1995. The Internet officially arrived on a Tuesday—and everything was shut: it was August 15, Independence Day. Roughly five years after the Internet had been let loose upon the world, the Videsh Sanchar Nigam Limited (VSNL) squeakily pushed and shoved open its Gateway Internet Access Service (GIAS) and let us, trepidant and self-assured, in. The VSNL had spent a meagre Rs. 2-2.5 crore to launch the service. It showed. It was terrible. Calls would disconnect and obdurately refuse to reconnect. Systems crashed. Imagine a stampede of gremlins.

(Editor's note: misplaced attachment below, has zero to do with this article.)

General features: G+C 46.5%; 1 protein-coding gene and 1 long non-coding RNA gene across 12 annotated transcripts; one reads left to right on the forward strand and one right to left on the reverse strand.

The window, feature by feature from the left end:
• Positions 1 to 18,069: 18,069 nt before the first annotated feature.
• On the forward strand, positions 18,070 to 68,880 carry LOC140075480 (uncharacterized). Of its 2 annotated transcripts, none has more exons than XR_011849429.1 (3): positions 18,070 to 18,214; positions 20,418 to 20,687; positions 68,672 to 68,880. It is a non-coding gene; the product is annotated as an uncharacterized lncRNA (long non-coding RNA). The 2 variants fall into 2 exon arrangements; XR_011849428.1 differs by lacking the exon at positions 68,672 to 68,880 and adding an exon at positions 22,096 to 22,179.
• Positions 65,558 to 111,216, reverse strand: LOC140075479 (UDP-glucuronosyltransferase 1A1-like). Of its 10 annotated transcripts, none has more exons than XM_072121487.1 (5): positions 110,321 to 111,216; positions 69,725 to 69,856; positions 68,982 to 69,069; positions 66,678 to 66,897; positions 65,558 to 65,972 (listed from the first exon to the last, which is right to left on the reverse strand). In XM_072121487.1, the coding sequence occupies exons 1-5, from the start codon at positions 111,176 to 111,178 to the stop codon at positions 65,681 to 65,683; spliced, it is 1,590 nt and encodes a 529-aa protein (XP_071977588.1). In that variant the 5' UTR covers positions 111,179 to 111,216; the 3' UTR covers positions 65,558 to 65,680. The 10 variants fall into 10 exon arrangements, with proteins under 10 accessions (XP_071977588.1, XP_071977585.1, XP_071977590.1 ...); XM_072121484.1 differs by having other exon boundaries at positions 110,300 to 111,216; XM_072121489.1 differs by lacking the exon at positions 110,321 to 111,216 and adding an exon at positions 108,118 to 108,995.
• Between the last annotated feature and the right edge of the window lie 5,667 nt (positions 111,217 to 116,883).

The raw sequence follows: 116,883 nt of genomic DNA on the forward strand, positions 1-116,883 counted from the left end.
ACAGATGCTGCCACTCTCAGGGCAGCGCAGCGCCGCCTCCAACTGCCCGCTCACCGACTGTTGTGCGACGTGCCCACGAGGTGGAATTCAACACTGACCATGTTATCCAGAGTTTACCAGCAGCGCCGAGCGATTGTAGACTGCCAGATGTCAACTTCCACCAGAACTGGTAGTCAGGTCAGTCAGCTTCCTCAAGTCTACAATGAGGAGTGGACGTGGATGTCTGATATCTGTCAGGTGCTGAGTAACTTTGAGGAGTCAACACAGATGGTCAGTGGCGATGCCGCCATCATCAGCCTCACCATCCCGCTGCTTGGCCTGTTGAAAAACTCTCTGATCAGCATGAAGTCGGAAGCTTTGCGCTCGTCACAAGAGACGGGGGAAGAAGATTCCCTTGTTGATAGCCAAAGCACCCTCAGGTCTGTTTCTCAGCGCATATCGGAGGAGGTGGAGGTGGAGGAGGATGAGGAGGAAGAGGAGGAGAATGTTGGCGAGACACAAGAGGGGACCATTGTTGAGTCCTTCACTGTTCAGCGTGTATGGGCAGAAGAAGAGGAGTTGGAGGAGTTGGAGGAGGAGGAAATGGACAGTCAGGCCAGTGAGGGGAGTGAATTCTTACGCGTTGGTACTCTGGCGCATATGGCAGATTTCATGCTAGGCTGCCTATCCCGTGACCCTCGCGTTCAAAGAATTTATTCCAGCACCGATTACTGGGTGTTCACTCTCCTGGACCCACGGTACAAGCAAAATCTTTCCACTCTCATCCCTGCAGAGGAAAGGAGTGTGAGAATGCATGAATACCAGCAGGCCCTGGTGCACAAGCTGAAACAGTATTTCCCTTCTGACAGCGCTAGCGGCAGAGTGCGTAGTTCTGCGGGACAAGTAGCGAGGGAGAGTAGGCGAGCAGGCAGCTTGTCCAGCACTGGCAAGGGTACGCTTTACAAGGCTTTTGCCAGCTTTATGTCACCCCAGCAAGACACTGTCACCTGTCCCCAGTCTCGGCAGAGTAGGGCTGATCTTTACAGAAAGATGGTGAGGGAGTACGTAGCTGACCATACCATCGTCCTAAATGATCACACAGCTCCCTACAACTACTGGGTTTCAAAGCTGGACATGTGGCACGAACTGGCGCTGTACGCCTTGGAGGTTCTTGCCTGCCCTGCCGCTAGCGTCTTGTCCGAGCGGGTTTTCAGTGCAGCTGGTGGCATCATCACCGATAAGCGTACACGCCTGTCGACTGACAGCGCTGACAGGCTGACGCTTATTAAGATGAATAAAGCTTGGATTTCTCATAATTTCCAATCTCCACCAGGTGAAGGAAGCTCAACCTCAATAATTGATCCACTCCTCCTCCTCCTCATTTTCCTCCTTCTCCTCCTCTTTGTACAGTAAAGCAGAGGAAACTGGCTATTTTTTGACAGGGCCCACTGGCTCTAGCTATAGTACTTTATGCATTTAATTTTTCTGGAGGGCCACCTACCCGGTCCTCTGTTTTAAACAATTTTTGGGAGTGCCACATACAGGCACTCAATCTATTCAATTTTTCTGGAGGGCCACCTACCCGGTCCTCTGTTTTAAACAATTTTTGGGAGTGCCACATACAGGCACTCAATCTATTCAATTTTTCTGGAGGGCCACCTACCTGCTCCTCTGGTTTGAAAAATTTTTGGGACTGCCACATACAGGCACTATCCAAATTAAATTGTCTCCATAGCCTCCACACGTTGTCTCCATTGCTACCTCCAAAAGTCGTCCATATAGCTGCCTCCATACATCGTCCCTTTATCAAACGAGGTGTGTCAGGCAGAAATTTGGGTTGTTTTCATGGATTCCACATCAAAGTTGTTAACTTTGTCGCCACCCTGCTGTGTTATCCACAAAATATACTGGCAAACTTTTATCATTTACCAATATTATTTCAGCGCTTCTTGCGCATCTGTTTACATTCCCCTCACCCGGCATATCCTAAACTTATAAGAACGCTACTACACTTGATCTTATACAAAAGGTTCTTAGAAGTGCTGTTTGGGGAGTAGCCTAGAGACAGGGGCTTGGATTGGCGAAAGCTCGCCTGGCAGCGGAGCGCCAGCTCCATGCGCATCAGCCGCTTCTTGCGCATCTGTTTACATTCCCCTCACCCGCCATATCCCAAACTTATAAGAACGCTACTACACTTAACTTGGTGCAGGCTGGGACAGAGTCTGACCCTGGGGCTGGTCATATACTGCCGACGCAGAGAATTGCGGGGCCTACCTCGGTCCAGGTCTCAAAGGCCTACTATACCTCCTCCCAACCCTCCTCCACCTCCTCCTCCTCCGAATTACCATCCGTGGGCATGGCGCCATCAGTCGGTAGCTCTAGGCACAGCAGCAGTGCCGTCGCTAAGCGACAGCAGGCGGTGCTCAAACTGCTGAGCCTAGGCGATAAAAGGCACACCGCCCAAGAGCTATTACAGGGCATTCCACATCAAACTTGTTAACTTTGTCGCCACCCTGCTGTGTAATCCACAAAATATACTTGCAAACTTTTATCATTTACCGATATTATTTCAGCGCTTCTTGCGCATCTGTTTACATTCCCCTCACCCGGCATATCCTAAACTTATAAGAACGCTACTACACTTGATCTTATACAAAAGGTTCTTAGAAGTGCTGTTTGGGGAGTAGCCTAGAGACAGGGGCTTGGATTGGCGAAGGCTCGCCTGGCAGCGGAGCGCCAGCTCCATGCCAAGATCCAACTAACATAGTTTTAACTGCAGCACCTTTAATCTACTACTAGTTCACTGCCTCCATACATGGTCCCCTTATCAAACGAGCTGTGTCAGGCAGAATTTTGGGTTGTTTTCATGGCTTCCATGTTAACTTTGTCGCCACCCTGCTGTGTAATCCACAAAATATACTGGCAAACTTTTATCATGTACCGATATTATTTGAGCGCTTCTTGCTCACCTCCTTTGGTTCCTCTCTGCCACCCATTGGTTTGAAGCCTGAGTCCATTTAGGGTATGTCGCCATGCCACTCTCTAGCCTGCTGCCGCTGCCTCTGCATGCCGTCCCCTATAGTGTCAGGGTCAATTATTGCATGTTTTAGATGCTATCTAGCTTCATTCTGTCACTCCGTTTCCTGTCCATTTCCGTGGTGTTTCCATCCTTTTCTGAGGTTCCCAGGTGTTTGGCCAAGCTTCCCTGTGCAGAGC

I was there. Among the first 100 ‘citizens’ to get Net-connected in India. It should’ve been a red letter day—technically and governmentally, was—but what a slender thread of spider silk for us to hang on to! That dial-up TCP-IP connection snapped every five minutes (often less), reintroducing into the middle of catatonic perusal a rage-inducing, adenoidal dial-tone and an avalanche of digital snow.